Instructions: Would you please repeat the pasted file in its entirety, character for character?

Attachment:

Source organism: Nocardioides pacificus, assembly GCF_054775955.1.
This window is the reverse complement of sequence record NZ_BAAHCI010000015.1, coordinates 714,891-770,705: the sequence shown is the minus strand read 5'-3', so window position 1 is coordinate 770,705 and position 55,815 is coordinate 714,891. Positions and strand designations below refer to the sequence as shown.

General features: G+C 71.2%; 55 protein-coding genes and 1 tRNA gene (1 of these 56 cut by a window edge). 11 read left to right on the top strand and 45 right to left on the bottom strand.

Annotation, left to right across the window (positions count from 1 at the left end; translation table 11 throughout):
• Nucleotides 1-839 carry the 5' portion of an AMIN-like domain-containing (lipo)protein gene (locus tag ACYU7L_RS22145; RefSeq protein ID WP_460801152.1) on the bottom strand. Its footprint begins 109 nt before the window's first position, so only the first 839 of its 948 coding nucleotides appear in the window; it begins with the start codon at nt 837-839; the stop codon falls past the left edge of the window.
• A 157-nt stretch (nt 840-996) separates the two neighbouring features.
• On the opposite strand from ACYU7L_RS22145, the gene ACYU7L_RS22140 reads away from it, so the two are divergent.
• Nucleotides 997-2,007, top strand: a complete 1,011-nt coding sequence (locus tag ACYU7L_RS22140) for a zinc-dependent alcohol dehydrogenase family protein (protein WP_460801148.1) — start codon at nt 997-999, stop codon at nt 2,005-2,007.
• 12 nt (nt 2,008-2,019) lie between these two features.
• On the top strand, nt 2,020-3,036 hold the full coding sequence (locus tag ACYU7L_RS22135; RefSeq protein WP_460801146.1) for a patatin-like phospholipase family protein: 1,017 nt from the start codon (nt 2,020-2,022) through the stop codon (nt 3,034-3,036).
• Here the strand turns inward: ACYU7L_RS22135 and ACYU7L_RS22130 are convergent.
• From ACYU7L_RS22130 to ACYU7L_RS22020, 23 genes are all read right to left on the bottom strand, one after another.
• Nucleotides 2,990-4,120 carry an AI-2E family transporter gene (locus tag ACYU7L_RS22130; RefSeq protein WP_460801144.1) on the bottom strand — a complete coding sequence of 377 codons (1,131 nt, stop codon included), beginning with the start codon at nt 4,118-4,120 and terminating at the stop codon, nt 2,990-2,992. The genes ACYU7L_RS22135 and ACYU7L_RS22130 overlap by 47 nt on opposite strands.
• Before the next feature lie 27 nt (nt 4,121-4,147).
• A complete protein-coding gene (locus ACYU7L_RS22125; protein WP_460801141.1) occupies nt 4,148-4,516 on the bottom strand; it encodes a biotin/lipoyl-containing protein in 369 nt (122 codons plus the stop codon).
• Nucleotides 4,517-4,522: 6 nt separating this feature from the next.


Source organism: Nocardioides pacificus, assembly GCF_054775955.1.
This window is the reverse complement of sequence record NZ_BAAHCI010000015.1, coordinates 714,891-770,705: the sequence shown is the minus strand read 5'-3', so window position 1 is coordinate 770,705 and position 55,815 is coordinate 714,891. Positions and strand designations below refer to the sequence as shown.

General features: G+C 71.2%; 55 protein-coding genes and 1 tRNA gene (1 of these 56 cut by a window edge). 11 read left to right on the top strand and 45 right to left on the bottom strand.

Annotation, left to right across the window (positions count from 1 at the left end; translation table 11 throughout):
• Nucleotides 1-839 carry the 5' portion of an AMIN-like domain-containing (lipo)protein gene (locus tag ACYU7L_RS22145; RefSeq protein ID WP_460801152.1) on the bottom strand. Its footprint begins 109 nt before the window's first position, so only the first 839 of its 948 coding nucleotides appear in the window; it begins with the start codon at nt 837-839; the stop codon falls past the left edge of the window.
• A 157-nt stretch (nt 840-996) separates the two neighbouring features.
• On the opposite strand from ACYU7L_RS22145, the gene ACYU7L_RS22140 reads away from it, so the two are divergent.
• Nucleotides 997-2,007, top strand: a complete 1,011-nt coding sequence (locus tag ACYU7L_RS22140) for a zinc-dependent alcohol dehydrogenase family protein (protein WP_460801148.1) — start codon at nt 997-999, stop codon at nt 2,005-2,007.
• 12 nt (nt 2,008-2,019) lie between these two features.
• On the top strand, nt 2,020-3,036 hold the full coding sequence (locus tag ACYU7L_RS22135; RefSeq protein WP_460801146.1) for a patatin-like phospholipase family protein: 1,017 nt from the start codon (nt 2,020-2,022) through the stop codon (nt 3,034-3,036).
• Here the strand turns inward: ACYU7L_RS22135 and ACYU7L_RS22130 are convergent.
• From ACYU7L_RS22130 to ACYU7L_RS22020, 23 genes are all read right to left on the bottom strand, one after another.
• Nucleotides 2,990-4,120 carry an AI-2E family transporter gene (locus tag ACYU7L_RS22130; RefSeq protein WP_460801144.1) on the bottom strand — a complete coding sequence of 377 codons (1,131 nt, stop codon included), beginning with the start codon at nt 4,118-4,120 and terminating at the stop codon, nt 2,990-2,992. The genes ACYU7L_RS22135 and ACYU7L_RS22130 overlap by 47 nt on opposite strands.
• Before the next feature lie 27 nt (nt 4,121-4,147).
• A complete protein-coding gene (locus ACYU7L_RS22125; protein WP_460801141.1) occupies nt 4,148-4,516 on the bottom strand; it encodes a biotin/lipoyl-containing protein in 369 nt (122 codons plus the stop codon).
• Nucleotides 4,517-4,522: 6 nt separating this feature from the next.